Breaking: Elon Musk voted out as Twitter chief in user poll

The poll saw more than 57 percent of respondents vote in favor of stepping down.
Ameya Paleja
Elon Musk

Elon Musk was reminded of the adage, "Be careful what you wish for" on Sunday evening after he asked Twitterati if he should step down as CEO of Twitter.

More than 17.5 million people voiced their opinion on Musk's poll, and more than 57 percent believe he must.

Musk's poll saw over 234,000 retweets and over 366,000 likes at the time of writing; this is now the center of everyone's attention to see what Musk's next move will be. Musk, who had previously stated that he would abide by this decision, now also needs to tell people who will be in charge at Twitter.

Expect silence for a while

While we wait to hear what happens next, Musk is actually on the move, back from Qatar, which he visited to watch the World Cup Final.

Ironically, this information is available through the Instagram instance of Elonjet since Musk suspended the Twitter counterpart.

It isn't that Musk does not have access to the internet on his private jet with a constellation of his other company's internet-providing satellites hovering over him. But now that Musk has the attention, he will revel in it for a while, before jumping into the spotlight again.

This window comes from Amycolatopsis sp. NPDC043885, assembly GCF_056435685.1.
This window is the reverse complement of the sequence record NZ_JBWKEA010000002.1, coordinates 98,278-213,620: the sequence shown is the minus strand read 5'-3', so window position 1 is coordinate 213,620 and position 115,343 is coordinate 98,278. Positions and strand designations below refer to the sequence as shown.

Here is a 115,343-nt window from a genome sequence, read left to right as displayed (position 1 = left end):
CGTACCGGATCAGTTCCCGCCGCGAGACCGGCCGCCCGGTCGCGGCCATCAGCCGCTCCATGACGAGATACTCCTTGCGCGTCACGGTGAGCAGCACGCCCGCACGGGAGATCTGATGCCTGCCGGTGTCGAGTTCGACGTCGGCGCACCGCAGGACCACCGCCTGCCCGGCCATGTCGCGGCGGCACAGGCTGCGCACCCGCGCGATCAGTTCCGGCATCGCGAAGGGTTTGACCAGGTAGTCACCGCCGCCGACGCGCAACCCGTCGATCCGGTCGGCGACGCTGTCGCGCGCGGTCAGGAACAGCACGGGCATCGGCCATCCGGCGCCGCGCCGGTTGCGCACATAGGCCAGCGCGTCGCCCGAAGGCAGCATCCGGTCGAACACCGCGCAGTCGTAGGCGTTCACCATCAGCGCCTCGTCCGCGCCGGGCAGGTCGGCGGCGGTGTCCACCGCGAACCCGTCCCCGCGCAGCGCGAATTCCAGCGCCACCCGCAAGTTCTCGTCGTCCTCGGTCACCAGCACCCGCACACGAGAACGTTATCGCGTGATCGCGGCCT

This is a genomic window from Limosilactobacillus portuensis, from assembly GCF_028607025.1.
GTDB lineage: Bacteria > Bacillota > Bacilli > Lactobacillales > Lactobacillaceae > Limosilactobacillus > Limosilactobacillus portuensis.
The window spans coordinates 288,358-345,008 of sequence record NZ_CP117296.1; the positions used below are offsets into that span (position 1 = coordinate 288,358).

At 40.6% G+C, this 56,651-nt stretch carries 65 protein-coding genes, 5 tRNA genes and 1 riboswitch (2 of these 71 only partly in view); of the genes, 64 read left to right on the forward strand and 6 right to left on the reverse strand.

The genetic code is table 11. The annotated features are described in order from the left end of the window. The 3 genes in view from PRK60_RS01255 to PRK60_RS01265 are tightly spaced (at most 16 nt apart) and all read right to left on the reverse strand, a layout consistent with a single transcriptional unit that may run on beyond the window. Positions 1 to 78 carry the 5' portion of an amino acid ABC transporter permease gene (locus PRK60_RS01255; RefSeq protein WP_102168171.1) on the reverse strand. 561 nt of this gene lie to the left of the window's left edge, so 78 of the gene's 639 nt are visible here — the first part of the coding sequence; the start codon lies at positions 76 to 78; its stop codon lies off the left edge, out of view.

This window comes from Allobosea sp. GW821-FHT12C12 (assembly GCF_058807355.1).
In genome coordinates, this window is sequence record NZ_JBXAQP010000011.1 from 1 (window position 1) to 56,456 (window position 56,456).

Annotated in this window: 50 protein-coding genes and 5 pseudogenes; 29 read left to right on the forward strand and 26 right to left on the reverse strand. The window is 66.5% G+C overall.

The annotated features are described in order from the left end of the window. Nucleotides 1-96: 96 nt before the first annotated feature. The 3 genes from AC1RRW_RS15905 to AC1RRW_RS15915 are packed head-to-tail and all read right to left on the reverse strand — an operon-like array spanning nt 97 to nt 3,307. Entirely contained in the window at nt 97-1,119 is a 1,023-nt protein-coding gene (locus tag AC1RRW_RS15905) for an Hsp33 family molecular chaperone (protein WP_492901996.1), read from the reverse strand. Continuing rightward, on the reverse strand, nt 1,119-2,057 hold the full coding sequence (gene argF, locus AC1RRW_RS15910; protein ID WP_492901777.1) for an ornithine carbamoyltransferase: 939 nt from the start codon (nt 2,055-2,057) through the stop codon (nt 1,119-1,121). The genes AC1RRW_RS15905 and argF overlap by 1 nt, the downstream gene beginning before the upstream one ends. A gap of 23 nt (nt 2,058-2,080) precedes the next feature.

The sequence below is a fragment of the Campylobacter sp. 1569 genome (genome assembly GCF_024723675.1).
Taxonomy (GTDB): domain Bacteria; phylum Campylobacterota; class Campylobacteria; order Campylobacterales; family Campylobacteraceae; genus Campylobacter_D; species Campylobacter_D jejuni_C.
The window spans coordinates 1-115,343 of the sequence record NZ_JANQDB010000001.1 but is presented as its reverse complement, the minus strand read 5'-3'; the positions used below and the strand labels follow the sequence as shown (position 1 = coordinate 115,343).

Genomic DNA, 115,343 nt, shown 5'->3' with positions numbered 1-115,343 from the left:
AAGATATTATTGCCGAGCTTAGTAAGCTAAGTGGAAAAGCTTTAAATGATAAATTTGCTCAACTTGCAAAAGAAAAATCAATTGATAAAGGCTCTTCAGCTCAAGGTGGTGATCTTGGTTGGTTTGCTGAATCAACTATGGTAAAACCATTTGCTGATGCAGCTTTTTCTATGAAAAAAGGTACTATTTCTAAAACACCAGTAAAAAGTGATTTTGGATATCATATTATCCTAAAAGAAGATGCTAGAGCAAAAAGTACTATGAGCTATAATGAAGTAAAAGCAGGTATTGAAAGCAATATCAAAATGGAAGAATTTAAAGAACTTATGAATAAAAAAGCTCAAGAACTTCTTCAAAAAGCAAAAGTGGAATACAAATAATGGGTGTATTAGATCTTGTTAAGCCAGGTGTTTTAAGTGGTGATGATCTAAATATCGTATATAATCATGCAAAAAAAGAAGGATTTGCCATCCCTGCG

However, as much as Musk would like to portray that he is entirely in charge of the transpiring, there has been mounting pressure on him to move his focus back to Tesla.

Quitting Twitter to save the Tesla job?

Interesting Engineering has previously reported how Tesla is facing the double whammy of a slowing economy and Musk's distraction. After an incredible 2021, Tesla has run into a series of problems ranging from supply chain issues to lockdowns at its China plant and recalls in the U.S.

Amidst all this, Musk was forced by Twitter lawyers to stay true to his April offer, and the takeover of the social media site was completed in the end of October. Ever since, Musk has dedicated his attention to Twitter, whether it is to fire half the employees, roll out a new subscription-based service or simply ban journalists who, according to Musk himself, shared his live location.

Leo KoGuan, the third largest individual shareholder in Tesla, called Musk's distraction out in a tweet last week.

In a brutal assessment of Musk's work of late, KoGuan called Musk a "mere hired hands" and an "employee" while adding that as Tesla was growing up, it needed an executioner like Tim Cook and not Musk.